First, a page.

By Bill Laing, double lung transplant candidate
In 1994, I started having trouble breathing and a lung biopsy in 1996 revealed I had sarcoidosis, a condition that causes the immune system to attack the lungs.
For the next 15 years I was able to manage and live with the disease, but in December 2009, my difficulty breathing had progressed to the point that I could no longer do my daily tasks without using eight liters plus of oxygen with exertion and still stopping to catch my breath so I was listed for a double lung transplant. I was able to continue with my plumbing design work until November 2010 when being on time and having enough energy to last all day became too much for me, and my employer. I had to quit my job. I am on oxygen all of the time now, and spend my days time doing easier tasks, like playing Legos with my grandson, taking naps, and helping at church.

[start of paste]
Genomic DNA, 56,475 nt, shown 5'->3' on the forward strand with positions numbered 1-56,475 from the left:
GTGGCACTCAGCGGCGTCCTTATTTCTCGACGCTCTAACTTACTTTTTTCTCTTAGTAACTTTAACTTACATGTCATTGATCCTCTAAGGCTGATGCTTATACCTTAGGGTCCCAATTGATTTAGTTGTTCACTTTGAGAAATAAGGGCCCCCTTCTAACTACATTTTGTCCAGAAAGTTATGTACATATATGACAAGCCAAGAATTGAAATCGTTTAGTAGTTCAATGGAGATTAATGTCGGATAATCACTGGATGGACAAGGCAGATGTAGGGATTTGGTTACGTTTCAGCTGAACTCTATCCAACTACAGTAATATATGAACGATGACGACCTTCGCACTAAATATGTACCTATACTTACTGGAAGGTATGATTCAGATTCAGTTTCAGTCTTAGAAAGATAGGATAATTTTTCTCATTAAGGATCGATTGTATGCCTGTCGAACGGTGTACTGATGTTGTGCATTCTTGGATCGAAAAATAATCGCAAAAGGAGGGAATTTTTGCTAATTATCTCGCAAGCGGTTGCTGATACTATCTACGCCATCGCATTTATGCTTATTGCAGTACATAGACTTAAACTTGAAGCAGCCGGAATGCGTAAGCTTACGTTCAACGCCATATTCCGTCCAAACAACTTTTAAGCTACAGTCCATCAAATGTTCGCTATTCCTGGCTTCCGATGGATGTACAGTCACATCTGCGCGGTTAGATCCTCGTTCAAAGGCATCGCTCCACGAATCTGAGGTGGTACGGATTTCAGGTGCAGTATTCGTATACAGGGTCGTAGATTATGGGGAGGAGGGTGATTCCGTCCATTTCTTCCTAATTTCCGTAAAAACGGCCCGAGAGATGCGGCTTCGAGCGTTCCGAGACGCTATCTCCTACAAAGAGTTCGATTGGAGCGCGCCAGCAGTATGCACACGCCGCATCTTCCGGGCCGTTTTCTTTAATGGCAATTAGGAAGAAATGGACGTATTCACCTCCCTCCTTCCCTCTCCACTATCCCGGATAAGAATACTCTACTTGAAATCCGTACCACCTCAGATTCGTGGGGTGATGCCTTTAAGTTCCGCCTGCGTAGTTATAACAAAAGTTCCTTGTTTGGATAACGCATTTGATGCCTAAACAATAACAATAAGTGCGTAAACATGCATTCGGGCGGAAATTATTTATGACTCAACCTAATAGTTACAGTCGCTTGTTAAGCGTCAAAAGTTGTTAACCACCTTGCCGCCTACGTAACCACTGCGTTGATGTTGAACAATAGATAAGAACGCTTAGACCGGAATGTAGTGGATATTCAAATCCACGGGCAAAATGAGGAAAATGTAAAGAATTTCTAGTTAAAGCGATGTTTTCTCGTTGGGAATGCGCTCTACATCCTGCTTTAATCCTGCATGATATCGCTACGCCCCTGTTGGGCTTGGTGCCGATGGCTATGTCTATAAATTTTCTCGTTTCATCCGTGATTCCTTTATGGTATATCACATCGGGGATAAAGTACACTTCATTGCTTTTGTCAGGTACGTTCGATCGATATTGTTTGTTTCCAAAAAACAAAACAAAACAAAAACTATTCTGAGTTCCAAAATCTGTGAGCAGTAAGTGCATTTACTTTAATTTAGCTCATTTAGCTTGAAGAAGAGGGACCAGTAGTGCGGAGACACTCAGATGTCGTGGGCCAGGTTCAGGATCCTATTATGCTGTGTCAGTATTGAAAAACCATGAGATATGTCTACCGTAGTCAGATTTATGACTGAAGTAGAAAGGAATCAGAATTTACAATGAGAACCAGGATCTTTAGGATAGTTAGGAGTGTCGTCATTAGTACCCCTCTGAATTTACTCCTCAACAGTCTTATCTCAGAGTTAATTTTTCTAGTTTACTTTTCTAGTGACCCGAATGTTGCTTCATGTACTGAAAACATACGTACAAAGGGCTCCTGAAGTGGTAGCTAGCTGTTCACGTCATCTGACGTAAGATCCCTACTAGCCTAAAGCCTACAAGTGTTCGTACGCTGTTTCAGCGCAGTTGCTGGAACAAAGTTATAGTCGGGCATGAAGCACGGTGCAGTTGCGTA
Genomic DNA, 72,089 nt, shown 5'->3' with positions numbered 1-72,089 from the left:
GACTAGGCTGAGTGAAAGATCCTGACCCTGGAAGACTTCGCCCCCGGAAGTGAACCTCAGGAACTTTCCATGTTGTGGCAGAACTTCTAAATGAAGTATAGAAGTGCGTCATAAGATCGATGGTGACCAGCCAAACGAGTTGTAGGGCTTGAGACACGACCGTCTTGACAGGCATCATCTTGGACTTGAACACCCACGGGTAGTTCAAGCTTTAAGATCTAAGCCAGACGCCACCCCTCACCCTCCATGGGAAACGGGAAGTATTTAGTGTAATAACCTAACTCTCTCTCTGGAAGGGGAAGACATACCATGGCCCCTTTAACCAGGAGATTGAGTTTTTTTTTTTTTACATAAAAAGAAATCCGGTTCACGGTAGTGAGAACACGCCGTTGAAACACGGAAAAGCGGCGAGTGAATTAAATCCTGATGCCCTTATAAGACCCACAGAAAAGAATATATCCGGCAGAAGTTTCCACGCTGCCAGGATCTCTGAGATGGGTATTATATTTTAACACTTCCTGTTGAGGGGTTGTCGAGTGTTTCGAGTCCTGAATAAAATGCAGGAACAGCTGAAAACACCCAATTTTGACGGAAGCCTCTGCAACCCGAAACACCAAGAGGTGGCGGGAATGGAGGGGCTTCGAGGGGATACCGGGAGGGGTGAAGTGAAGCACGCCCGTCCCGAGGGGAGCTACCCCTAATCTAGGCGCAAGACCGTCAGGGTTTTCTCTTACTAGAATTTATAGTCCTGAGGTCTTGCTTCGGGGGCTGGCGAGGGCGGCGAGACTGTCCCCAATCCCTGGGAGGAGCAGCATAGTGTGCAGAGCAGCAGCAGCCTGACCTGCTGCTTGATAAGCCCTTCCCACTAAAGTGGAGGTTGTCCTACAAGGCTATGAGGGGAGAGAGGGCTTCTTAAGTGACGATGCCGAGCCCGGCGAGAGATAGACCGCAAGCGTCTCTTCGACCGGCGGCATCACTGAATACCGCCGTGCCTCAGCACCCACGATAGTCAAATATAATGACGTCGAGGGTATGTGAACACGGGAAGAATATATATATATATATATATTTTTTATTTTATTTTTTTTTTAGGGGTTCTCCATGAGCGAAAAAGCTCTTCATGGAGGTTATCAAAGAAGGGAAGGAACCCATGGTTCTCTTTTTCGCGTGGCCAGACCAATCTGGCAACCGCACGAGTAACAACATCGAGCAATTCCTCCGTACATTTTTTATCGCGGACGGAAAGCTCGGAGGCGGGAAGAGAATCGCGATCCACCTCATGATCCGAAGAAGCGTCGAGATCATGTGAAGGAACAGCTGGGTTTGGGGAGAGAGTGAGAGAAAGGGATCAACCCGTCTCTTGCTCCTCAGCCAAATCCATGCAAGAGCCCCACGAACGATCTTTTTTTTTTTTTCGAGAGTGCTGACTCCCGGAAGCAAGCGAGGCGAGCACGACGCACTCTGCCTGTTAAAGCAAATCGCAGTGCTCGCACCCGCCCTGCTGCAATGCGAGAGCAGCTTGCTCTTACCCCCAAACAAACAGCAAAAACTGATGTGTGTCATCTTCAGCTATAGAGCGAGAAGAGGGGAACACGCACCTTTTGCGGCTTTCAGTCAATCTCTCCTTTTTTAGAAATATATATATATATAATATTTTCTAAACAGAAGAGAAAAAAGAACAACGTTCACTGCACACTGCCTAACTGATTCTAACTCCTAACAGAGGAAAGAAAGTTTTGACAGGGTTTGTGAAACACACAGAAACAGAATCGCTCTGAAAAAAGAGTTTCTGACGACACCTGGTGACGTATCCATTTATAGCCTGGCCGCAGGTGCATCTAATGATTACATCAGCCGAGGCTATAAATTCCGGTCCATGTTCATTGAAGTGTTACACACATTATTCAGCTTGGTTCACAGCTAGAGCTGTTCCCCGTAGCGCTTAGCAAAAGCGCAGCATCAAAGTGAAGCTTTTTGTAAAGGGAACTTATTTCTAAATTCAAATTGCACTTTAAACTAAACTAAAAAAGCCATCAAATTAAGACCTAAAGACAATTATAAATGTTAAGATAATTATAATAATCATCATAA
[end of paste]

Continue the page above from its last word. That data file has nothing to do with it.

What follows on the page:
My love for riding my bike – my 2006 Honda ST1300 sport touring motorcycle – is the last thing I will give up doing since becoming sick. It is basically the only thing I have left that I can do from my life before I got sick. I started riding with my dad as a young boy, and then on my own at the age of eight. I still ride as much as I can, but it’s getting very difficult for me and as I always need to wear my oxygen now. My wife, Tina, and I like to take the bike out on curvy country roads where we can enjoy our freedom. It’s a freedom I am looking forward to fully regaining after my transplant too.
I am really limited in my ability to do everyday things and can no longer ski, run, hike or spend time in the woods like I used to. Those things are nearly impossible now.
Not only will a lung transplant allow me to ride on “RIDE ON” and once again enjoy longer rides on my bike – even possibly ride across the country – but I want to live on “LIVE ON & RIDE ON” and be here to teach my grand kids to ride motorcycles and take them fishing, and get to know them, including my new grandbabies due in June and July.
I am one of the more than 110,000 Americans waiting for a second chance at life. My future depends on the generosity of a complete stranger and I hope everyone considers the difference they can make as organ and tissue donors.3 Comments »